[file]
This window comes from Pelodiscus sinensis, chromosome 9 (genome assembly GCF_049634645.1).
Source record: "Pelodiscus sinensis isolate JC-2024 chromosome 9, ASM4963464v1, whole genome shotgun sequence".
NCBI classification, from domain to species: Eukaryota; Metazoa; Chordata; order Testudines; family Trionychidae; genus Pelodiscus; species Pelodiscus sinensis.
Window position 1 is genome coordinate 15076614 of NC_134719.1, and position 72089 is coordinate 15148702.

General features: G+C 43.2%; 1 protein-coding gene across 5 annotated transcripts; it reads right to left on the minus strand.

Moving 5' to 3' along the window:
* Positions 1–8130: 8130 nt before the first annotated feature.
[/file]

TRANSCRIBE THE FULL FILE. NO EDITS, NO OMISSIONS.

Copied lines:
This window comes from Pelodiscus sinensis, chromosome 9 (genome assembly GCF_049634645.1).
Source record: "Pelodiscus sinensis isolate JC-2024 chromosome 9, ASM4963464v1, whole genome shotgun sequence".
NCBI classification, from domain to species: Eukaryota; Metazoa; Chordata; order Testudines; family Trionychidae; genus Pelodiscus; species Pelodiscus sinensis.
Window position 1 is genome coordinate 15076614 of NC_134719.1, and position 72089 is coordinate 15148702.

General features: G+C 43.2%; 1 protein-coding gene across 5 annotated transcripts; it reads right to left on the minus strand.

Moving 5' to 3' along the window:
* Positions 1–8130: 8130 nt before the first annotated feature.